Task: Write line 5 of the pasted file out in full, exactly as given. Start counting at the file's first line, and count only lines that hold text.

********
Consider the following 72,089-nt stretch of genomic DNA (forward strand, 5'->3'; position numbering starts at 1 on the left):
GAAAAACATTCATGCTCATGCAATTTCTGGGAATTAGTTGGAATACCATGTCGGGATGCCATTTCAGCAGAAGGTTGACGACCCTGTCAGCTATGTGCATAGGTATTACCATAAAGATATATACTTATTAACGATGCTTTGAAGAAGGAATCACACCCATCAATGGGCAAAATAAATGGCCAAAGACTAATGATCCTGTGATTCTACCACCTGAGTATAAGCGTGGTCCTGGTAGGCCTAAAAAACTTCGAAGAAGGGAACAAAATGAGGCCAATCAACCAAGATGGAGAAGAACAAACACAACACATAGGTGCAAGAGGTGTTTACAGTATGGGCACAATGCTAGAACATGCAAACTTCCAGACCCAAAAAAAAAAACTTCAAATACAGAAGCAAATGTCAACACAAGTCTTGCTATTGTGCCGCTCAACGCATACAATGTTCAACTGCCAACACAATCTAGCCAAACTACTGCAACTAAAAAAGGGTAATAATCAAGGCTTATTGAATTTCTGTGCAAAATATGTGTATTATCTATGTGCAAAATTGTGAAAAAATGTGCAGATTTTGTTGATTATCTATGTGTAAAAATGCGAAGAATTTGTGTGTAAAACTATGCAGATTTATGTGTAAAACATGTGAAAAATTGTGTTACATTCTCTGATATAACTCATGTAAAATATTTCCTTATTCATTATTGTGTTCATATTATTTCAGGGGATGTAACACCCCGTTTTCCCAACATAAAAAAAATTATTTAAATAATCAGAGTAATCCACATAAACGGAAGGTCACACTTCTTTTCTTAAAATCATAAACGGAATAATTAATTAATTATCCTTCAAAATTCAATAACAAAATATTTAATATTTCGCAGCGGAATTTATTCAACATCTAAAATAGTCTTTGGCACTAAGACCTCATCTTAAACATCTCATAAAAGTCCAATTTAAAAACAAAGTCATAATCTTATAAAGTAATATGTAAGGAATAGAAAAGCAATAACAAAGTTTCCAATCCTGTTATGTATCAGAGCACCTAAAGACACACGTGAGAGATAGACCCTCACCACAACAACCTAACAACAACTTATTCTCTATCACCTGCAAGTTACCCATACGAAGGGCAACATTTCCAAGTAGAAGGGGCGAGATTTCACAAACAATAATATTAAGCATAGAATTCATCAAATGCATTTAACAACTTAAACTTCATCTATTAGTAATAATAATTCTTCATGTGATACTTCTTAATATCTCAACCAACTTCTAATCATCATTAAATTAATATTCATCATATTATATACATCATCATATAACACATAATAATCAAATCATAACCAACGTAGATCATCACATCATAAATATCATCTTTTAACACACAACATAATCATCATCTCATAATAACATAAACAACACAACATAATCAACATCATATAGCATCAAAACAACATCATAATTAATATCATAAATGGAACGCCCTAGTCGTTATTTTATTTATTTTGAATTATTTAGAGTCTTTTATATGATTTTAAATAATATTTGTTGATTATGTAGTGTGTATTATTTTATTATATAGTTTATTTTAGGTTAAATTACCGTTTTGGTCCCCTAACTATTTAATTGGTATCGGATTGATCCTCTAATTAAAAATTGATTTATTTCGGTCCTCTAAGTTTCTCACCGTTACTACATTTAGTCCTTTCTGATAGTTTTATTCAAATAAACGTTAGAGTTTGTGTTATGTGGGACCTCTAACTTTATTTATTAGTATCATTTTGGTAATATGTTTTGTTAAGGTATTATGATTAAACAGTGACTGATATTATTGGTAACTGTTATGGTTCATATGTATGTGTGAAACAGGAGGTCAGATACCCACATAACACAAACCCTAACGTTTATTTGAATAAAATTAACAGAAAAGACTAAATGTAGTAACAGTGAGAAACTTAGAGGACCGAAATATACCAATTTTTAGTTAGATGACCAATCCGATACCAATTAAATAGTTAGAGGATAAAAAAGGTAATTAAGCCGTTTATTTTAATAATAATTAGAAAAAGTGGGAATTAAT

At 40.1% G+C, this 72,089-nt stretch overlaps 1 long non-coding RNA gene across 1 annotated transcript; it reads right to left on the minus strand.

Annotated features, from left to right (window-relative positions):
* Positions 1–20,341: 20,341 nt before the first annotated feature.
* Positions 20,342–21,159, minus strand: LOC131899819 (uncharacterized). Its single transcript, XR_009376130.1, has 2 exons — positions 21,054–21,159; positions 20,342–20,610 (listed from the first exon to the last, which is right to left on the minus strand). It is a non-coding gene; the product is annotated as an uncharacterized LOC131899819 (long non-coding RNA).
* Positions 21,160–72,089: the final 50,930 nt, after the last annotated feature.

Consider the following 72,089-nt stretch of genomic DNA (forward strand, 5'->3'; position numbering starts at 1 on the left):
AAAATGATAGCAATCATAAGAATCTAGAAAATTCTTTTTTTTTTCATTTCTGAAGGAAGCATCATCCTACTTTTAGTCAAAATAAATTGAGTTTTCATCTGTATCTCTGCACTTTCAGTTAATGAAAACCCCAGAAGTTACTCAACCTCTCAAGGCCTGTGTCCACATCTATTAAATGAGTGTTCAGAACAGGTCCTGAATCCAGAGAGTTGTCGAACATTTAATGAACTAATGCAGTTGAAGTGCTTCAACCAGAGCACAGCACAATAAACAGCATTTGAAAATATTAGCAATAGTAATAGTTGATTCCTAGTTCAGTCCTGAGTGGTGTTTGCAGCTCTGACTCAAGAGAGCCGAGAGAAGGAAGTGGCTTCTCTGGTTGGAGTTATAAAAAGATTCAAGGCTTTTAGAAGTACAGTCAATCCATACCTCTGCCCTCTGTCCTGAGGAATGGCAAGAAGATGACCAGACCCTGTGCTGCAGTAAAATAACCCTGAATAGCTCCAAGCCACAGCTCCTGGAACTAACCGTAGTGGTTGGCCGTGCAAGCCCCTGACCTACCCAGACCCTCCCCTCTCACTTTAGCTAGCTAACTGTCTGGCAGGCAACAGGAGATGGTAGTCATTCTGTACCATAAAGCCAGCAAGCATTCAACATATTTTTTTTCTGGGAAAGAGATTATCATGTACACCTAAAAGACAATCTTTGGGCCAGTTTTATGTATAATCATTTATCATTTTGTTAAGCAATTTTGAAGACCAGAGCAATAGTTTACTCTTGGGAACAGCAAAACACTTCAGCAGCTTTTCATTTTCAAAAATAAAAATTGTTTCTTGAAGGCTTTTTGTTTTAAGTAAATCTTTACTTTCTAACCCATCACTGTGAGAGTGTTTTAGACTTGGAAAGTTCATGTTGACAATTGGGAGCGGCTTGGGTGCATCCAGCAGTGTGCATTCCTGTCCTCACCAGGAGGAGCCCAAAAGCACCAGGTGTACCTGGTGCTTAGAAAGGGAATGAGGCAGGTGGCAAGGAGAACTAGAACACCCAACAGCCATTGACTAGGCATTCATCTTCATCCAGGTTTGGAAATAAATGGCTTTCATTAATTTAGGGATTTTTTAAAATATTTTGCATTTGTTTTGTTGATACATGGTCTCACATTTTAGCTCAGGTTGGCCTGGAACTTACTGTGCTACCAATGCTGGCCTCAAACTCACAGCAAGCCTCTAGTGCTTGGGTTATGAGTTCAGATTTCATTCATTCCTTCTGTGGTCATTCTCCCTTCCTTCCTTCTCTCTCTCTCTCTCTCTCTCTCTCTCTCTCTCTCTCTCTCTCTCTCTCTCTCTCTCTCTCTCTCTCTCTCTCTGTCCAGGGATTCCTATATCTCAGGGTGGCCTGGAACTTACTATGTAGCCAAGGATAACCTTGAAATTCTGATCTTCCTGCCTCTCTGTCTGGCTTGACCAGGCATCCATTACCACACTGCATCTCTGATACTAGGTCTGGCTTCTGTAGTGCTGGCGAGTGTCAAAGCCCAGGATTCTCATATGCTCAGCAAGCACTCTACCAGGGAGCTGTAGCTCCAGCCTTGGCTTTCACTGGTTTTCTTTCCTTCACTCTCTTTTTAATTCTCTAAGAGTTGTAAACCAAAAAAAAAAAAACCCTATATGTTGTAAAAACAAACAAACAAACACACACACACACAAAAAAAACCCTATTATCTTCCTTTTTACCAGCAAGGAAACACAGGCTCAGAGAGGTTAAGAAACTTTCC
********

* Positions 1–20,341: 20,341 nt before the first annotated feature.